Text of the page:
“Muslims have been oppressed around the world. The Arab world is doing what the American government would like them to do. The Arab world has sold out the Palestinian cause. All non-believers should become believers. You raped us. You raped our nation.”

I suppose it’s to the group’s bona fides that they kidnapped infidel journalists, but other Palestinian groups have up till now, they say, considered Western journalists off-limits. It’s going to irritate them, to say the least, that this upstart group considers itself more knowing about what must be done to coerce the West than the older, established groups. Infight?

Pravda remarks on the PR effects of the move for Palestinians, in an article notable for its circular equivalence reasoning: Israel’s as bad or worse than Hezbollah and other terrorist groups, but gee whiz, now one of those groups has captured journalists! Suddenly the terrorist guys are down by a run. I guess kidnapped soldiers and blown-apart Israelis really just can’t stack up to fellow journalists in the “leverage” column.

Two RomComs Make a Right

Filed under:It's the Jihad,Movies,Reviews — posted by Anwyn on August 19, 2006 @ 3:47 pm

Though I’m depressed as hell to find out the Lebanese army isn’t just cowed, but will be actively assisting the Hezbollah jihad, there isn’t much I can do about that, or even say, except that when the “legitimate” Lebanese army fires on the Israelis, we will officially have arrived at WWIII.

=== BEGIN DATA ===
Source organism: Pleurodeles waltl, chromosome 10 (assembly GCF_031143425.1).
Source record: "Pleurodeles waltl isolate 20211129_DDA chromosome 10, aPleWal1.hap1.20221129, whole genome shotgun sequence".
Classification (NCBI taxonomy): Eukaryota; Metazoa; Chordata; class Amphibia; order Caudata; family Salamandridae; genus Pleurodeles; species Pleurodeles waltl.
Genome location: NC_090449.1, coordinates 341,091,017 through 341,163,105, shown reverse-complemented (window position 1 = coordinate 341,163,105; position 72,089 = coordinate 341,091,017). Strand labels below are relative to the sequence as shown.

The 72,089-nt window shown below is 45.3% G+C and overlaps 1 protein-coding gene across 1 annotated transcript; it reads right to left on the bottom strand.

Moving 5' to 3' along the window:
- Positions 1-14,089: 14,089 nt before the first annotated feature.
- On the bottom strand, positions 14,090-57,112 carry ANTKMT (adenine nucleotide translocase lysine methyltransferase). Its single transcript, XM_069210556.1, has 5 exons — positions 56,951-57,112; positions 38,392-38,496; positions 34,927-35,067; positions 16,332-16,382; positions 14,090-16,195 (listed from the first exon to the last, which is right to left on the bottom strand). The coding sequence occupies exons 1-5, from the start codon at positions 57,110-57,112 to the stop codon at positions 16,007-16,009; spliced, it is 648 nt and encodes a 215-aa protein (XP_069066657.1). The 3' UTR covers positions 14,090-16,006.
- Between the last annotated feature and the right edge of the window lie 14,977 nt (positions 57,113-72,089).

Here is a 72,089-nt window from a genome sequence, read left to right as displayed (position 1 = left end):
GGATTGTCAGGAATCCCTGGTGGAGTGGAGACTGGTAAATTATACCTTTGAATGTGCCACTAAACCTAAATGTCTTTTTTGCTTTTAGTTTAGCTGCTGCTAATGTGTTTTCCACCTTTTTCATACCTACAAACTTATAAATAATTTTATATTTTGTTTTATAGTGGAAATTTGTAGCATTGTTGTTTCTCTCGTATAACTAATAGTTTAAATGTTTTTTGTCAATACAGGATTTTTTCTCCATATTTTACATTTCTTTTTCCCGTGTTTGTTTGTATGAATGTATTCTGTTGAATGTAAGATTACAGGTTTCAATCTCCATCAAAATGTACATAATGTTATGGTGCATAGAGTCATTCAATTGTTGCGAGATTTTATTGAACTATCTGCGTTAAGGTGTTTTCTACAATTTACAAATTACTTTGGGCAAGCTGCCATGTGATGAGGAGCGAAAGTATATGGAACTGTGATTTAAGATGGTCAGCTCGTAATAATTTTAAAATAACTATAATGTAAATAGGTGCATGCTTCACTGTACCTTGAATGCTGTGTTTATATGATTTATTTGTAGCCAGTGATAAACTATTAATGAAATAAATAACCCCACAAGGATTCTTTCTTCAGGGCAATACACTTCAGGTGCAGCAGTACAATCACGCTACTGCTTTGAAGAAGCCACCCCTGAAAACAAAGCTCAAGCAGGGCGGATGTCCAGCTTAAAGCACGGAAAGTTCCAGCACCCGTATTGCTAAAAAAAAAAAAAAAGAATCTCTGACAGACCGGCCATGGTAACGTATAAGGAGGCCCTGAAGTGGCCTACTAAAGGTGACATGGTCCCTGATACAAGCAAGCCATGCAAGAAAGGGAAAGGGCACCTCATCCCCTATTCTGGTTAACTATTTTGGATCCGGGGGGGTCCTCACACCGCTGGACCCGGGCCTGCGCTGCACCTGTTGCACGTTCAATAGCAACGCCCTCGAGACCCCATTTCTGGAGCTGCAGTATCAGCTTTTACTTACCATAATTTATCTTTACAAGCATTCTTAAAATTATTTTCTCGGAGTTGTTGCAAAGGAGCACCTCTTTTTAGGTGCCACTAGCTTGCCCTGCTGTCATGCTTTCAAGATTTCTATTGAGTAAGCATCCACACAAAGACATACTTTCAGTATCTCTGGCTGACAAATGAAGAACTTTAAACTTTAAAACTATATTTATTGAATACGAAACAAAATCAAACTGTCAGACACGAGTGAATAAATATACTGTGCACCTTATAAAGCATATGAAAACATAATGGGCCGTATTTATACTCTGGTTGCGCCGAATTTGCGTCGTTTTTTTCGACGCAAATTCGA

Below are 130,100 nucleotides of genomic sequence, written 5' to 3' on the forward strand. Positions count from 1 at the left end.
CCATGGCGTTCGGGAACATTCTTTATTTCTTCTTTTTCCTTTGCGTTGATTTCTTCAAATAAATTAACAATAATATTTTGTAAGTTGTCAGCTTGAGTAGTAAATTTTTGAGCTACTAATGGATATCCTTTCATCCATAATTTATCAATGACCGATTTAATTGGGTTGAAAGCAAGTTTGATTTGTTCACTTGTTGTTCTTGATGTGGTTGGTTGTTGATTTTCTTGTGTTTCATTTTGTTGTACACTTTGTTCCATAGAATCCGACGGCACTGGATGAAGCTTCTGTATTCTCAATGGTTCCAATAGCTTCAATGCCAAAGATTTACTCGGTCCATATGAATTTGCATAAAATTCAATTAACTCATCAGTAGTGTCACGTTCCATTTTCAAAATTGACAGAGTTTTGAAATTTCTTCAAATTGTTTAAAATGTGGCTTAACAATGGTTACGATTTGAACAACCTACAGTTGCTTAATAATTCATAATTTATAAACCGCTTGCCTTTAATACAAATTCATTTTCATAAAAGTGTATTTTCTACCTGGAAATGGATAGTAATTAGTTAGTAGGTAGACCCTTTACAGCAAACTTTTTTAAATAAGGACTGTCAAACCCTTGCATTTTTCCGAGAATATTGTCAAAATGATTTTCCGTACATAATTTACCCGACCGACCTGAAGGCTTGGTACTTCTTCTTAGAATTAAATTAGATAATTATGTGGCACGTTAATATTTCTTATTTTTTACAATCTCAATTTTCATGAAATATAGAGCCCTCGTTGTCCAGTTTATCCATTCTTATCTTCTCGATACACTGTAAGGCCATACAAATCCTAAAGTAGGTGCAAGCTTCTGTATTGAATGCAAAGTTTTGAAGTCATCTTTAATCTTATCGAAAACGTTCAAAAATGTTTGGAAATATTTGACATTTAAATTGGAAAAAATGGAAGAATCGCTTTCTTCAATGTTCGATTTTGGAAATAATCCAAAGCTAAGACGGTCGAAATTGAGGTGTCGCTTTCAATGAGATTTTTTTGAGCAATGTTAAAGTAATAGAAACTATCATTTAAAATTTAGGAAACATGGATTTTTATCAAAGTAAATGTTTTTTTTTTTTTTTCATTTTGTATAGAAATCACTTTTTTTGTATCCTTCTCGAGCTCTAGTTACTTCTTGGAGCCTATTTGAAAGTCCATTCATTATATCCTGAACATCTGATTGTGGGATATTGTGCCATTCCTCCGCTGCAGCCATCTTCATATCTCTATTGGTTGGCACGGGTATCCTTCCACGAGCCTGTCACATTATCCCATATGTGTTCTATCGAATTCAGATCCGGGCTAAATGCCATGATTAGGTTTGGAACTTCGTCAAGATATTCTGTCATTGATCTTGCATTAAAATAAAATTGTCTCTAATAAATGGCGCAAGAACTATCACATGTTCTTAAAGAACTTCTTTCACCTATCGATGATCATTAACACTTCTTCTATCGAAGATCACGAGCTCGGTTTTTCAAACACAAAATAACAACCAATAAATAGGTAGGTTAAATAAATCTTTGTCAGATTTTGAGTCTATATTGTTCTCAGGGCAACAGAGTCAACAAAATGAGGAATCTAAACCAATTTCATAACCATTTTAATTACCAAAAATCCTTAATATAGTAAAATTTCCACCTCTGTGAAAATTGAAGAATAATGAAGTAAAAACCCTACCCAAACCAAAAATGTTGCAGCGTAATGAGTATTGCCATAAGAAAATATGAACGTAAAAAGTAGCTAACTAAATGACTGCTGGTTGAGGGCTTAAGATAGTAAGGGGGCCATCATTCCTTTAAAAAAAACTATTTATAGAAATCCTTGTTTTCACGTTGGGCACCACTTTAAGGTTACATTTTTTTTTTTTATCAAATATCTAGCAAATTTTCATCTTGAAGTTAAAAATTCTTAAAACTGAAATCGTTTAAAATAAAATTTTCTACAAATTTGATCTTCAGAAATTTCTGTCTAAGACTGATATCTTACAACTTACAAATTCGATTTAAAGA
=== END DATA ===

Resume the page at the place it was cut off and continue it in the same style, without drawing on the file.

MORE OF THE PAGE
So for a little weekend escapism, let’s review two of this year’s romantic dramadies, The Break-Up and The Lake House.

The title of this post and the description “dramadies” are somewhat misleading, since Break-Up isn’t romantic and Lake House isn’t a comedy. The former is a depressing real-life “comedy” starring real-life couple (long may they last) Vince Vaughn and Jennifer Aniston, while the latter is a redemptive escapist romance/fantasy drama starring Keanu Reeves and Sandra Bullock. As something of a disclaimer, I would see a movie starring Reeves and Bullock as romantic leads if it consisted of them reading the newspaper to each other for two hours … which, let’s face it, is a lot like what they do in Lake House. But their chemistry remains right on throughout; has been since Speed.

I saw these two in back-to-back weeks. Break-Up left my jaw on the floor because–**SPOILER**– (more…)

New and Improved Attack

Filed under:It's the Jihad — posted by Anwyn on August 10, 2006 @ 10:47 am

What’s a better attack? One that’s prevented.

Quote that should have been thought through: London police Deputy Commissioner Paul Stephenson: “Put simply, this was intended to be mass murder on an unimaginable scale.”

Wrong. Your friends across the water can imagine the scale very well.

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image: detail of installation by Bronwyn Lace